They appeared to have a few favored spots, which made it a little easier to get some frames, but they were working an area perhaps 50 meters square and would pause where the mood struck them, making me shift position to try for the best vantage – very often, it would be partially obscured by intervening vegetation, so what you’re seeing here are the successes among a couple of hours, all told, of active shooting, spread among about two weeks.
This stump was about twelve or so meters away, partially hidden behind thick undergrowth, so I was shifting position carefully to get the best view, trying not to disturb the hawk. I did not see it carrying anything when it came in to land, but the attention it kept paying to the spot at its feet seemed to indicate that it had something to eat, and what you’re seeing here is a closer crop – I wasn’t getting this good a look in the viewfinder, especially not with a handheld 600mm lens bouncing around unsteadily. All of my sessions were spur of the moment without a tripod, grabbing the camera when I was available and hearing the juvies making a racket. I’d intended to do some more ‘serious’ sessions, perhaps even with video (which would require a tripod to prevent motion sickness from the viewers,) but even a tripod is a questionable accessory, since it all depends on where they are and what they’re doing. It’s not easy to surreptitiously shift a tripod to a better position to get that view through the foliage, or aim it nearly straight up into the canopy overhead, when a hawk with far better eyesight than humans is sitting a stone’s throw away. I wasn’t doing too shabby handheld, for all that, but yes, the image stabilization was absolutely necessary.
This is the same hawk as above, same timeframe, after scooting (well, shuffling quietly,) to my right a handful of steps, and now the prey is visible. They would still vent a call at times even while eating, which was also slightly puzzling; I wouldn’t think any raptors, as competitive as they tend to be as soon as they can sit upright, would draw attention to themselves when they had food that could be stolen, but maybe the continued calling was misdirection, begging for food to disguise the fact that they had any. I doubt this myself, but for now, I can’t offer any explanation. Better to talk to an ornithologist; as I’ve said, I just takes picchers of ’em.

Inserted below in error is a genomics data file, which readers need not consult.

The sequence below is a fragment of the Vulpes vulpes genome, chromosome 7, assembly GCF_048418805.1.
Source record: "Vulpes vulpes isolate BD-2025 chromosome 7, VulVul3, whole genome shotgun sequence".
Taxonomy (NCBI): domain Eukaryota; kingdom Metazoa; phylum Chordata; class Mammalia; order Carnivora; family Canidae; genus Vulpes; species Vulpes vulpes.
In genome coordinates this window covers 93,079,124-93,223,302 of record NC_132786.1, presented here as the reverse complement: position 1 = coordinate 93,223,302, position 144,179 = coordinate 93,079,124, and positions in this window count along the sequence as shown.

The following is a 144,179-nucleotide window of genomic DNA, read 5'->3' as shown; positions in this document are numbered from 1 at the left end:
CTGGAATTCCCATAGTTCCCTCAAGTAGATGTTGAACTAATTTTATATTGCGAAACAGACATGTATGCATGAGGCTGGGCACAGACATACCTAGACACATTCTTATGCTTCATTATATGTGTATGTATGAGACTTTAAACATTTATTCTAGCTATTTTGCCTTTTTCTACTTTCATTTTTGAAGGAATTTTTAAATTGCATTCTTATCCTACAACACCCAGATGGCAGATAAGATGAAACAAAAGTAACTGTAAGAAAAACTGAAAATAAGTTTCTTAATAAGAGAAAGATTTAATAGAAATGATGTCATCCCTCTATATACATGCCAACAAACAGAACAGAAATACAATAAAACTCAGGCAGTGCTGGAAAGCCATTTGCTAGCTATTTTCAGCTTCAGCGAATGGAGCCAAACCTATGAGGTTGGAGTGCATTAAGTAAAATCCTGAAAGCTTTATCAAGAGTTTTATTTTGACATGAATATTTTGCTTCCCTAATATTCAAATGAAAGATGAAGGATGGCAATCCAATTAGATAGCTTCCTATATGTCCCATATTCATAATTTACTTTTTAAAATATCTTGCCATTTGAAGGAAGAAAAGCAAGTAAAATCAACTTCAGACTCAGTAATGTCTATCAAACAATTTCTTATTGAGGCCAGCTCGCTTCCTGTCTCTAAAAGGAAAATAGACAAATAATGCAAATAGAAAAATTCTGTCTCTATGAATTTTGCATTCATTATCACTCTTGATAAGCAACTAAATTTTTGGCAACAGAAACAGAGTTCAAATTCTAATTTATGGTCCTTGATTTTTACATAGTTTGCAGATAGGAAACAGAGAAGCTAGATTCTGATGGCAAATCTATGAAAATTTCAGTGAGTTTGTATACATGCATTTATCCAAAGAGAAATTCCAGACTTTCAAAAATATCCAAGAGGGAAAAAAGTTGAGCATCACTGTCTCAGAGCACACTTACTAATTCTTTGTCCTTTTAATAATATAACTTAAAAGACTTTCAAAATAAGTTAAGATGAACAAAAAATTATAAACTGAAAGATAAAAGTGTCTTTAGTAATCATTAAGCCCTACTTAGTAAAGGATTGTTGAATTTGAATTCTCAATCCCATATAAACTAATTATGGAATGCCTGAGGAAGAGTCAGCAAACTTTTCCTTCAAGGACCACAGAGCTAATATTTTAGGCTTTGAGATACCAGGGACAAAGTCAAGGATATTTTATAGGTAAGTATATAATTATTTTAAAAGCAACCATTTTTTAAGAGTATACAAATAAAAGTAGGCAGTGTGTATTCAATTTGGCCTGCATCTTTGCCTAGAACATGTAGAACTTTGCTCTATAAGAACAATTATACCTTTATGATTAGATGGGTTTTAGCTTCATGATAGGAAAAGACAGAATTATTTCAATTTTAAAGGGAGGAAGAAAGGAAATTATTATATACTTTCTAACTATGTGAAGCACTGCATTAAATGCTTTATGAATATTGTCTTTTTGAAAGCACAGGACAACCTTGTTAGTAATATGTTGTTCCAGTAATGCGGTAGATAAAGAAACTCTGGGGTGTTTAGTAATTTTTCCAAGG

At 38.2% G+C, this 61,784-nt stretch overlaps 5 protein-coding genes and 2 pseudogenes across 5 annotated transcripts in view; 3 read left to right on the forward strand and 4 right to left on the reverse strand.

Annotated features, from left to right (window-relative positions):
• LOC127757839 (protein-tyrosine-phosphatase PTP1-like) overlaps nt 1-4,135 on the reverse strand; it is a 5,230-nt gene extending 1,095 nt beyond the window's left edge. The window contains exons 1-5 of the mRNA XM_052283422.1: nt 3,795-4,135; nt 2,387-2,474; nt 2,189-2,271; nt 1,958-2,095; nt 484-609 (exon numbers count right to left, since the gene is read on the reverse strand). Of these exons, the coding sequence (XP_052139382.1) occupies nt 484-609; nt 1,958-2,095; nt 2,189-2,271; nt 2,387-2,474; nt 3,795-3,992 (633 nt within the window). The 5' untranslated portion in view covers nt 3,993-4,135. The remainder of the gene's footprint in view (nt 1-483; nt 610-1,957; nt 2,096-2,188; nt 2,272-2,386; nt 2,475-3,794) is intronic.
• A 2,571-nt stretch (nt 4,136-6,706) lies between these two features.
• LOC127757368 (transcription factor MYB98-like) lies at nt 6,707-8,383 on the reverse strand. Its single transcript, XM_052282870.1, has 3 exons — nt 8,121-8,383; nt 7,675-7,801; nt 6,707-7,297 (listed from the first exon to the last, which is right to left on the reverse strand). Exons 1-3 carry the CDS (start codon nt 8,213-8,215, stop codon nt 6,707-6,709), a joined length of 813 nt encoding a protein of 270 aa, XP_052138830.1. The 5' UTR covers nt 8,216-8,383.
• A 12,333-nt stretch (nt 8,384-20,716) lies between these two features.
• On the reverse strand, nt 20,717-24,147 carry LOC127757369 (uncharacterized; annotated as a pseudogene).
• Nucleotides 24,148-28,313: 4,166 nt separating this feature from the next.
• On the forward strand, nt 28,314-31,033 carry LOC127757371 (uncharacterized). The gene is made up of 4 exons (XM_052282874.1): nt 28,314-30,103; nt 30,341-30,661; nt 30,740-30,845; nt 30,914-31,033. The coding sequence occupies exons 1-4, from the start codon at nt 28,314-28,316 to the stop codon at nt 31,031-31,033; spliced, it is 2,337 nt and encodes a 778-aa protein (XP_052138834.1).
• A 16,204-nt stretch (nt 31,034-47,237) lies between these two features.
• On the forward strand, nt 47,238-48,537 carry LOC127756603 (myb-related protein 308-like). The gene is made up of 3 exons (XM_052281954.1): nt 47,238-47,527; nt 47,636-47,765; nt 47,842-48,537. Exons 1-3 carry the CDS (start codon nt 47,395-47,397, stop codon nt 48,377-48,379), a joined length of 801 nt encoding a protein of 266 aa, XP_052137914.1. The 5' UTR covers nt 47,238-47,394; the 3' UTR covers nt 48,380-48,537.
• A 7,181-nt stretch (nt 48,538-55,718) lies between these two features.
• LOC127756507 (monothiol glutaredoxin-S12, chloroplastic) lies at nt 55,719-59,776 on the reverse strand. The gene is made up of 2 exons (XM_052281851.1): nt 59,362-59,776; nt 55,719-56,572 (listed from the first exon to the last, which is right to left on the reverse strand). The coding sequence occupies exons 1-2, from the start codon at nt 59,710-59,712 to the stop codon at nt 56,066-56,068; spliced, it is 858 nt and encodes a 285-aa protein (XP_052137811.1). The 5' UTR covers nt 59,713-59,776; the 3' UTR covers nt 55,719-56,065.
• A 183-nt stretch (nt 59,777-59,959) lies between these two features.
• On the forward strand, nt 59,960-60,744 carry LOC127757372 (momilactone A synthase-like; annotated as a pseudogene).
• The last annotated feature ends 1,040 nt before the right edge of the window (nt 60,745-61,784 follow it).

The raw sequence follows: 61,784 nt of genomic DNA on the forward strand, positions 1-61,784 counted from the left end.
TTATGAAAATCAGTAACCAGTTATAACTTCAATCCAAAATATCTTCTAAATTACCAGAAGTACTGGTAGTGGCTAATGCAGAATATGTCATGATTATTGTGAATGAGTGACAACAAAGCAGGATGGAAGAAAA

A few days back, I got extremely lucky with my timing, coming down the back deck steps just as one cruised across the backyard, showing by its flight profile that is was coming in for a landing. I quickly grabbed the camera again and started the slow stalk across the backyard. Soon enough, I discovered that a pair was sitting on the ground between ours and our neighbors’ fences, unfortunately obscured by slats, but I stayed put and watched, hoping they had prey and I could slip closer while they were occupied. This kinda worked, but they were aware of my presence, closer than it had been before.
Wary of me, the pair flew up to a nearby branch and watched carefully, which I was fine with because now they were in better light and a clear view. To the best of my knowledge (judging from the coloration and behavior,) these are both still juveniles, and thus demonstrate the size difference between male and female, the female being on the right. Again, about crow size, so maybe 35-45cm in overall body length counting that long tail. But I had to save the best for last, of course.
One of them opted to fly up to our own fence and perch in direct sight, not eight meters off – that’s the neighbor’s fence in the background. Nice view of the long, thinner legs and the remarkably long talons. Accipiters can catch birds in midair and are adapted for this, while the buteos like the red-shouldered and red-tailed hawks strike their prey violently on the ground more often, so have heavier legs and shorter, thicker talons. I’m gonna peg this one as the male, comparing it with the image above and noting the fewer dark fathers under the chin.
But yeah, it’s been a productive few weeks photographically, even when it hasn’t been reflected here. And more are on the way.